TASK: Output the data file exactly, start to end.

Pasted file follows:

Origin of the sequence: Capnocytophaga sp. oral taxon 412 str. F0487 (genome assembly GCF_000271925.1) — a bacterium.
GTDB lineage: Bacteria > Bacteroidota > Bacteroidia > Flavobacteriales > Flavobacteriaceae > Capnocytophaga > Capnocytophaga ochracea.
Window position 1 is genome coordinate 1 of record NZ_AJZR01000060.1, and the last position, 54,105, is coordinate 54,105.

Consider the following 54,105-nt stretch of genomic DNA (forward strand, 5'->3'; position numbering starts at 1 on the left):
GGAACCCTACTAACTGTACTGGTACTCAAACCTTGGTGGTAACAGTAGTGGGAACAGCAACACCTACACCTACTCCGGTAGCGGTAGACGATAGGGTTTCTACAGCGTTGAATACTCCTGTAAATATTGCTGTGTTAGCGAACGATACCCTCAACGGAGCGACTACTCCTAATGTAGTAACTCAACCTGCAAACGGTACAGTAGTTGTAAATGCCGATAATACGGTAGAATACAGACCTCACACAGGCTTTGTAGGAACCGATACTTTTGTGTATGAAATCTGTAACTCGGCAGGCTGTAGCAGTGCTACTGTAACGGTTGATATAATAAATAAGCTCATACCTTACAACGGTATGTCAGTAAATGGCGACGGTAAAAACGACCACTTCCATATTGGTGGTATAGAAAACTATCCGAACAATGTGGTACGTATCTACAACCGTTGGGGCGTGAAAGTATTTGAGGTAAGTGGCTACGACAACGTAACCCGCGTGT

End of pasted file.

Origin of the sequence: Capnocytophaga sp. oral taxon 412 str. F0487 (genome assembly GCF_000271925.1) — a bacterium.
GTDB lineage: Bacteria > Bacteroidota > Bacteroidia > Flavobacteriales > Flavobacteriaceae > Capnocytophaga > Capnocytophaga ochracea.
Window position 1 is genome coordinate 1 of record NZ_AJZR01000060.1, and the last position, 54,105, is coordinate 54,105.

Consider the following 54,105-nt stretch of genomic DNA (forward strand, 5'->3'; position numbering starts at 1 on the left):
GGAACCCTACTAACTGTACTGGTACTCAAACCTTGGTGGTAACAGTAGTGGGAACAGCAACACCTACACCTACTCCGGTAGCGGTAGACGATAGGGTTTCTACAGCGTTGAATACTCCTGTAAATATTGCTGTGTTAGCGAACGATACCCTCAACGGAGCGACTACTCCTAATGTAGTAACTCAACCTGCAAACGGTACAGTAGTTGTAAATGCCGATAATACGGTAGAATACAGACCTCACACAGGCTTTGTAGGAACCGATACTTTTGTGTATGAAATCTGTAACTCGGCAGGCTGTAGCAGTGCTACTGTAACGGTTGATATAATAAATAAGCTCATACCTTACAACGGTATGTCAGTAAATGGCGACGGTAAAAACGACCACTTCCATATTGGTGGTATAGAAAACTATCCGAACAATGTGGTACGTATCTACAACCGTTGGGGCGTGAAAGTATTTGAGGTAAGTGGCTACGACAACGTAACCCGCGTGT